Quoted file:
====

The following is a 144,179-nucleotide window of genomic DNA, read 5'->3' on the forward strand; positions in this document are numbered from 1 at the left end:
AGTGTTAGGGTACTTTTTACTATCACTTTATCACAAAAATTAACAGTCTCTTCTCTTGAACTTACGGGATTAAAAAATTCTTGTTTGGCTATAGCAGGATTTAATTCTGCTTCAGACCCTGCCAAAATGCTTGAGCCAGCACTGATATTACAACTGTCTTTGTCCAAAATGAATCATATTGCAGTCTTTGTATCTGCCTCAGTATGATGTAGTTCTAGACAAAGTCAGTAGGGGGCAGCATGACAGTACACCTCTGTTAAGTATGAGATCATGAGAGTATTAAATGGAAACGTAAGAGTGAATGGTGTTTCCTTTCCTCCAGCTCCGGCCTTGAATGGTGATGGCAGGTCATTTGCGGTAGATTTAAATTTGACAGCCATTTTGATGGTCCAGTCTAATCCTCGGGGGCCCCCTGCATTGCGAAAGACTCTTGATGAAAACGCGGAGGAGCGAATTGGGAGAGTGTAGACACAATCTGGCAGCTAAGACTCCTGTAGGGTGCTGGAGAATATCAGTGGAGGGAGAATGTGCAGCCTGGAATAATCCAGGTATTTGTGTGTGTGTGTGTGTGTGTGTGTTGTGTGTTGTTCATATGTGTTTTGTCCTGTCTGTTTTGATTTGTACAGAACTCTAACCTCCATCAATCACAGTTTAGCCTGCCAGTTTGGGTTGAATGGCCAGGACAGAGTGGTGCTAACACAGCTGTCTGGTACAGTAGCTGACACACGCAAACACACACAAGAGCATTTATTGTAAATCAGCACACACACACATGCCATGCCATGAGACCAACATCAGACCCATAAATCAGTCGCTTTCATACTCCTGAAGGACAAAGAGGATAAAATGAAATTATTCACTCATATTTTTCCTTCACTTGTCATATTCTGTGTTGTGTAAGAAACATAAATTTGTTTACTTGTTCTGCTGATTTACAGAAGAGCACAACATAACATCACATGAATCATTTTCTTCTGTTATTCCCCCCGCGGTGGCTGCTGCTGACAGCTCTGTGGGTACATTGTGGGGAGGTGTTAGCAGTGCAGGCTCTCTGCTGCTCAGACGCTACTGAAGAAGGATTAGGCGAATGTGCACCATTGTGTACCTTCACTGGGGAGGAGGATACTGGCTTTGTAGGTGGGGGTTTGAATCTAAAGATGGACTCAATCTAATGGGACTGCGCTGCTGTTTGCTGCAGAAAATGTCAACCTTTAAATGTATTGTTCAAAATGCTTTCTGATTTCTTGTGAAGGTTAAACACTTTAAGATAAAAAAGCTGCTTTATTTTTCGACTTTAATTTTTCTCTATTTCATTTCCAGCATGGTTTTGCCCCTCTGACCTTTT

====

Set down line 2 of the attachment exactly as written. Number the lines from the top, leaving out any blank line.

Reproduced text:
AGTGTTAGGGTACTTTTTACTATCACTTTATCACAAAAATTAACAGTCTCTTCTCTTGAACTTACGGGATTAAAAAATTCTTGTTTGGCTATAGCAGGATTTAATTCTGCTTCAGACCCTGCCAAAATGCTTGAGCCAGCACTGATATTACAACTGTCTTTGTCCAAAATGAATCATATTGCAGTCTTTGTATCTGCCTCAGTATGATGTAGTTCTAGACAAAGTCAGTAGGGGGCAGCATGACAGTACACCTCTGTTAAGTATGAGATCATGAGAGTATTAAATGGAAACGTAAGAGTGAATGGTGTTTCCTTTCCTCCAGCTCCGGCCTTGAATGGTGATGGCAGGTCATTTGCGGTAGATTTAAATTTGACAGCCATTTTGATGGTCCAGTCTAATCCTCGGGGGCCCCCTGCATTGCGAAAGACTCTTGATGAAAACGCGGAGGAGCGAATTGGGAGAGTGTAGACACAATCTGGCAGCTAAGACTCCTGTAGGGTGCTGGAGAATATCAGTGGAGGGAGAATGTGCAGCCTGGAATAATCCAGGTATTTGTGTGTGTGTGTGTGTGTGTGTGTTGTGTGTTGTTCATATGTGTTTTGTCCTGTCTGTTTTGATTTGTACAGAACTCTAACCTCCATCAATCACAGTTTAGCCTGCCAGTTTGGGTTGAATGGCCAGGACAGAGTGGTGCTAACACAGCTGTCTGGTACAGTAGCTGACACACGCAAACACACACAAGAGCATTTATTGTAAATCAGCACACACACACATGCCATGCCATGAGACCAACATCAGACCCATAAATCAGTCGCTTTCATACTCCTGAAGGACAAAGAGGATAAAATGAAATTATTCACTCATATTTTTCCTTCACTTGTCATATTCTGTGTTGTGTAAGAAACATAAATTTGTTTACTTGTTCTGCTGATTTACAGAAGAGCACAACATAACATCACATGAATCATTTTCTTCTGTTATTCCCCCCGCGGTGGCTGCTGCTGACAGCTCTGTGGGTACATTGTGGGGAGGTGTTAGCAGTGCAGGCTCTCTGCTGCTCAGACGCTACTGAAGAAGGATTAGGCGAATGTGCACCATTGTGTACCTTCACTGGGGAGGAGGATACTGGCTTTGTAGGTGGGGGTTTGAATCTAAAGATGGACTCAATCTAATGGGACTGCGCTGCTGTTTGCTGCAGAAAATGTCAACCTTTAAATGTATTGTTCAAAATGCTTTCTGATTTCTTGTGAAGGTTAAACACTTTAAGATAAAAAAGCTGCTTTATTTTTCGACTTTAATTTTTCTCTATTTCATTTCCAGCATGGTTTTGCCCCTCTGACCTTTT